How Alang ship breaking yard struggles to survive as govt comes to its rescue
According to data provided by the Alang ship-breaking companies, Alang did 1.09 mn tonnes of Light Weight Displacement (LDT) recycling in 2022-23
Haresh Parmar, the owner of Somnath Ship Recycling Company, the world’s biggest ship breaking yard Alang in Gujarat, has not received a ship for recycling in the past 20 months.
Before the current slowdown, he used to get at least three ships in a year.
Of the 135 operational plots, only about a third have vessels for recycling, industry experts said.
“There is a scarcity of available ships, and the freight rates have significantly increased after the Covid pandemic. As a result, shipowners prefer to keep their vessels operational for a longer duration,” he said, explaining how the competition from less environmentally compliant ship breaking yards in Pakistan and Bangladesh has also caused slowdown in Alang.
According to data provided by the Gujarat Maritime Board, the regulator for all the maritime activities in the state, the Alang did 1.09 million tonnes of Light Weight Displacement (LDT) recycling in 2022-23 financial year as against the capacity of 4.5 million LDT, its worst since 2007-08 when Alang managed 0.64 million LDT.
Alang yard caters to 98% of ship recycling activities in India. The ₹5,000 crore annual ship breaking industry employs more than 15,000 workers directly and several thousands indirectly.
Parmar said while Alang faces the challenge of complying with stringent regulations its competitors in Bangladesh and Pakistan operate under less stringent oversight.
“So, at a time when the prices of buying ship for dismantling are very high, we have to bid at USD 15-20 per tonne lower to comply with the (environmental) norms,” he said.
The price for demolition of container ships is around USD 540 per tonne, according to industry watchers.
Five years ago, the union government passed the ‘The Recycling of Ships Bill 2019’ that provides for the regulated recycling of ships.
It includes the provisions of International Maritime Organisation’ Hong Kong International Convention (HKIC) for the Safe and Environmentally Sound Recycling of Ships, 2009.
Of the 135 operational plots, about 85 are HKIC compliant.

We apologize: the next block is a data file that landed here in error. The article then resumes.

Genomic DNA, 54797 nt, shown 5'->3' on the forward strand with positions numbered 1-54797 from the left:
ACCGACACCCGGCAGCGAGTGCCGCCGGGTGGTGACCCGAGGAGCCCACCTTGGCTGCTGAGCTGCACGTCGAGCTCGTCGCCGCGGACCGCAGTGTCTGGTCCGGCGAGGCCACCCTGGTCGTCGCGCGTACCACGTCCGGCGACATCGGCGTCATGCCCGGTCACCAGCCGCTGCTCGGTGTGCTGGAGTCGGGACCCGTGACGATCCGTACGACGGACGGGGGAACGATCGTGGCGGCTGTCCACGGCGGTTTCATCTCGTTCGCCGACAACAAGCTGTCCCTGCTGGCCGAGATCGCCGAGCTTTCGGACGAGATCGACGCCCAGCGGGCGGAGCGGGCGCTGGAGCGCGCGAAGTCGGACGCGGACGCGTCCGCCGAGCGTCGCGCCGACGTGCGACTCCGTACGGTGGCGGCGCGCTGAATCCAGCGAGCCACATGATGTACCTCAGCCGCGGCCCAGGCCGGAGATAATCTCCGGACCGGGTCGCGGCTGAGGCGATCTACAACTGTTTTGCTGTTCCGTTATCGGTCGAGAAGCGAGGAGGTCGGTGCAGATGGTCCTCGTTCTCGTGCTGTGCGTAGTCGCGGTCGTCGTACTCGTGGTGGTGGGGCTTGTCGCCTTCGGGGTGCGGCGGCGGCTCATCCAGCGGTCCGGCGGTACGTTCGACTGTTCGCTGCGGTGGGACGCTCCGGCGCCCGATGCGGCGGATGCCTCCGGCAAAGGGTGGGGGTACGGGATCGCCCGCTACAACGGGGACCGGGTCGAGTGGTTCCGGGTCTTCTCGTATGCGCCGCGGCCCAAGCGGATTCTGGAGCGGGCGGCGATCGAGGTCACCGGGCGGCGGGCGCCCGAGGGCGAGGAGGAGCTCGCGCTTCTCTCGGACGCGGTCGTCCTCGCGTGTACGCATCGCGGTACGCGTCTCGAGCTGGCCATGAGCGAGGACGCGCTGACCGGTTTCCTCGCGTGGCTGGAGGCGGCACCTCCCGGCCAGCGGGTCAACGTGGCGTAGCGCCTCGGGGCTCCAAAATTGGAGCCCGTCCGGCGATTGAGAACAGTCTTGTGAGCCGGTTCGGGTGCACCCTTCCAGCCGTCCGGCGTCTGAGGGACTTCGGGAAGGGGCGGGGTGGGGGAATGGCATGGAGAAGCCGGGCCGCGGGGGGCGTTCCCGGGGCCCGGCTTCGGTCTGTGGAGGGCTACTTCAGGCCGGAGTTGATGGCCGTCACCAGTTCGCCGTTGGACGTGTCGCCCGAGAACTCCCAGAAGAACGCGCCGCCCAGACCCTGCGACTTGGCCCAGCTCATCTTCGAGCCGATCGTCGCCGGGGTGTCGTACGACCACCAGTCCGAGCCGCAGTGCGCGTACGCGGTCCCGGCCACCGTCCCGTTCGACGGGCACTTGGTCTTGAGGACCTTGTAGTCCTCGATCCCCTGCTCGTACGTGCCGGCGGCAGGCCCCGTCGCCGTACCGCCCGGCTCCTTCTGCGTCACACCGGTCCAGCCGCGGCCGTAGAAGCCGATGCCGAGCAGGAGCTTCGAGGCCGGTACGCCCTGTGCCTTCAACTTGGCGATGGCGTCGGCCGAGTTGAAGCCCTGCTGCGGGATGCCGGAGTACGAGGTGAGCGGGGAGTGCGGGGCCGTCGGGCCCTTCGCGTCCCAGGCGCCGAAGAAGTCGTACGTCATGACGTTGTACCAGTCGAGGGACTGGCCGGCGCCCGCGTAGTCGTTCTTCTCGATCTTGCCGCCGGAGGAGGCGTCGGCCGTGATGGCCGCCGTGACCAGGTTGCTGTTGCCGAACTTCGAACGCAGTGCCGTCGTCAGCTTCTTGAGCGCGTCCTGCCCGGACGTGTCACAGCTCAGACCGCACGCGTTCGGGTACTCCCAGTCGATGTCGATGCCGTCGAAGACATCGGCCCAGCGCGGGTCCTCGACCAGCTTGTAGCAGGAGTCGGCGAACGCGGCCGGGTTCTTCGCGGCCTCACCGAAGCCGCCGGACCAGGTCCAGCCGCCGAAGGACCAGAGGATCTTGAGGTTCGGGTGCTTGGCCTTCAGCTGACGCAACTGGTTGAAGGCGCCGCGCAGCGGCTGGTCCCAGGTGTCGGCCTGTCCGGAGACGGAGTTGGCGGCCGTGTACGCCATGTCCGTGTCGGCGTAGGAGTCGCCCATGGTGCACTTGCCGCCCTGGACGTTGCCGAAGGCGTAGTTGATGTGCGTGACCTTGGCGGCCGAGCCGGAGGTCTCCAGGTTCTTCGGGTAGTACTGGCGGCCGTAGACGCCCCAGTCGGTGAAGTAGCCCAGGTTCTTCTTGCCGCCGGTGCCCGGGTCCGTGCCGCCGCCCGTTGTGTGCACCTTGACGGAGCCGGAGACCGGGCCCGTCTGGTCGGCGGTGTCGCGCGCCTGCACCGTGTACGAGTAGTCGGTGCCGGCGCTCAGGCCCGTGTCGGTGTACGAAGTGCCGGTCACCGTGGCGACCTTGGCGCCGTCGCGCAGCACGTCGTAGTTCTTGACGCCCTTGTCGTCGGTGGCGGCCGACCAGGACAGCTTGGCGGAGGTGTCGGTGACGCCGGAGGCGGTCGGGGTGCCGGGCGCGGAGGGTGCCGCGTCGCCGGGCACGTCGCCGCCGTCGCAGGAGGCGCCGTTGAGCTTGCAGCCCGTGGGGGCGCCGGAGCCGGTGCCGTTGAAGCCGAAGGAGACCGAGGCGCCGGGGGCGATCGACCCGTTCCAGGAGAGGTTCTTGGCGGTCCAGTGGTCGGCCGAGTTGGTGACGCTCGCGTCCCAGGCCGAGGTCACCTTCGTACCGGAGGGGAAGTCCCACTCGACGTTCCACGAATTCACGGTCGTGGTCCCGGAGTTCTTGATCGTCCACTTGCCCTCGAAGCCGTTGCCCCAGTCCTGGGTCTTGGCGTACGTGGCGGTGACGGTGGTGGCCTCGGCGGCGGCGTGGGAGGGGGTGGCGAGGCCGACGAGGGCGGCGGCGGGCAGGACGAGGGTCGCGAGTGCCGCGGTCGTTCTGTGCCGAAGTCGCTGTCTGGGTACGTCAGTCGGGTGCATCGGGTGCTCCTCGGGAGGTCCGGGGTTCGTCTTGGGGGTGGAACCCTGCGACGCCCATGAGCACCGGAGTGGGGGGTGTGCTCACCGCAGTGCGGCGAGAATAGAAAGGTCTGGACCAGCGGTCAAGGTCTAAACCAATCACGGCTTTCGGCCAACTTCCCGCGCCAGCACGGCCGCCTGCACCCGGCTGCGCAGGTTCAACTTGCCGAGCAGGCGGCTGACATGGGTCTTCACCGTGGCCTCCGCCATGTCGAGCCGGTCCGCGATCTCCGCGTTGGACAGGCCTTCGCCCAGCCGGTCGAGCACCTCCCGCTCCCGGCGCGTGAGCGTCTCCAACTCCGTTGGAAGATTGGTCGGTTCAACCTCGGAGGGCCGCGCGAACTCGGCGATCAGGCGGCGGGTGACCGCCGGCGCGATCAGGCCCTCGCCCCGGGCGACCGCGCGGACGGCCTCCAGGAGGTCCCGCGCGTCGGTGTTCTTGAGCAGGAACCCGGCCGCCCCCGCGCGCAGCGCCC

Johny Aggarwal, who runs AlangToday.com, an online portal that tracks ship recycling business at Alang, said India has the highest number of HKC compliant yards in the world.
A ship owner can either sell the ship directly to a ship recycling yard or sell it through a cash buyer.
Most owners prefer to choose the latter strategy because cash buyers pay a lump sum to the ship owners in cash in advance and charge commission to close the deal.
Nitin Kankia, owner of a ship-recycling firm at Alang said the yard is going through a critical phase and he has finally succeeded in buying a vessel for scrapping after a long gap.
“We need to watch out how things shape up soon. With an installed capacity of about 4.5 million light displacement tonnage (LDT) a year, today Alang scraps less than 1.5 million LDT,” said Kankia.
Ship breakers in Alang allege that many ships from countries in Europe and elsewhere that follow strict environmental norms send their ships to Bangladesh and Pakistan by changing flags to African countries where laws are relaxed (this change of flag is also known as flag of convenience to recycle ship). They do this in order to get a better price for their vessels that are set to retire.
This happens due to the United Nations Convention on the Law of the Sea (UNCLOS) that provides for the primary responsibility for ships to rest with the vessel’s flag state. Thus, every merchant ship needs to be registered under the flag of a particular state under whose regulatory control it consequently falls.